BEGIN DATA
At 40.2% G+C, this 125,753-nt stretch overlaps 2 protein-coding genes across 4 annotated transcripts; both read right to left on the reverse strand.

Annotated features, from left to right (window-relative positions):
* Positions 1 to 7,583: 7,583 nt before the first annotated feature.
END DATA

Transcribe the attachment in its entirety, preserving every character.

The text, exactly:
At 40.2% G+C, this 125,753-nt stretch overlaps 2 protein-coding genes across 4 annotated transcripts; both read right to left on the reverse strand.

Annotated features, from left to right (window-relative positions):
* Positions 1 to 7,583: 7,583 nt before the first annotated feature.